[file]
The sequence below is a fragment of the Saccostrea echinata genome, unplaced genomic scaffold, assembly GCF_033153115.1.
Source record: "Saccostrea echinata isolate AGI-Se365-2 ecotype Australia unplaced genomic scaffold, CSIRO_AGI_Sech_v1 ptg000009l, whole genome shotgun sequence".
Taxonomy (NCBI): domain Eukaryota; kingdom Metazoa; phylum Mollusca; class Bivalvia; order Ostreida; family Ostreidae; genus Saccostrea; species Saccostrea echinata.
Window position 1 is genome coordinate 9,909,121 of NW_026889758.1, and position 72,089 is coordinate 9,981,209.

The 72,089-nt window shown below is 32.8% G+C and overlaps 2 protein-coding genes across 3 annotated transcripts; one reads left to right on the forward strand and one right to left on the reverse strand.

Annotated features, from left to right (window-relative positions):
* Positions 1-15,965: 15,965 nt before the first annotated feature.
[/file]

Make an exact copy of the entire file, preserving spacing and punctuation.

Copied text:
The sequence below is a fragment of the Saccostrea echinata genome, unplaced genomic scaffold, assembly GCF_033153115.1.
Source record: "Saccostrea echinata isolate AGI-Se365-2 ecotype Australia unplaced genomic scaffold, CSIRO_AGI_Sech_v1 ptg000009l, whole genome shotgun sequence".
Taxonomy (NCBI): domain Eukaryota; kingdom Metazoa; phylum Mollusca; class Bivalvia; order Ostreida; family Ostreidae; genus Saccostrea; species Saccostrea echinata.
Window position 1 is genome coordinate 9,909,121 of NW_026889758.1, and position 72,089 is coordinate 9,981,209.

The 72,089-nt window shown below is 32.8% G+C and overlaps 2 protein-coding genes across 3 annotated transcripts; one reads left to right on the forward strand and one right to left on the reverse strand.

Annotated features, from left to right (window-relative positions):
* Positions 1-15,965: 15,965 nt before the first annotated feature.